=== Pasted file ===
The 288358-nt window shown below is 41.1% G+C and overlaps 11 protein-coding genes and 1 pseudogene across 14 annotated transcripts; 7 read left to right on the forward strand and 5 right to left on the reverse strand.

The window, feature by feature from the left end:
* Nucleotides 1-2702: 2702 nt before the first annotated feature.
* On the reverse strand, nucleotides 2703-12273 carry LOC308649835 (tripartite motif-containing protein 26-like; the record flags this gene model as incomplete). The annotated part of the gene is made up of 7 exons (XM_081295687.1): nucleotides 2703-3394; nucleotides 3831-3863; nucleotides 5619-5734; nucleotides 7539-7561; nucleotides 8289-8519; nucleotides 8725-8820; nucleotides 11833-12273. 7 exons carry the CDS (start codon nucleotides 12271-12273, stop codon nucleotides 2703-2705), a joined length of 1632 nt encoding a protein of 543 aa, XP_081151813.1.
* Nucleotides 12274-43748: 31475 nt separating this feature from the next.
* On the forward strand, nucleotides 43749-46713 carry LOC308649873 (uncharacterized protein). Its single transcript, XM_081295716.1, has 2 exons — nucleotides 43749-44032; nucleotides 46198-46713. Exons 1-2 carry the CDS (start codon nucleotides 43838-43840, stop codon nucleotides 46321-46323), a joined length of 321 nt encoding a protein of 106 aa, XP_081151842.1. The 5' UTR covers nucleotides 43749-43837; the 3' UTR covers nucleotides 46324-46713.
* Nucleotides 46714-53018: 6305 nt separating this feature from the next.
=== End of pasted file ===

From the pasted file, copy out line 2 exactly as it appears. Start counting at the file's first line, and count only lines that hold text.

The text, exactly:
The window, feature by feature from the left end: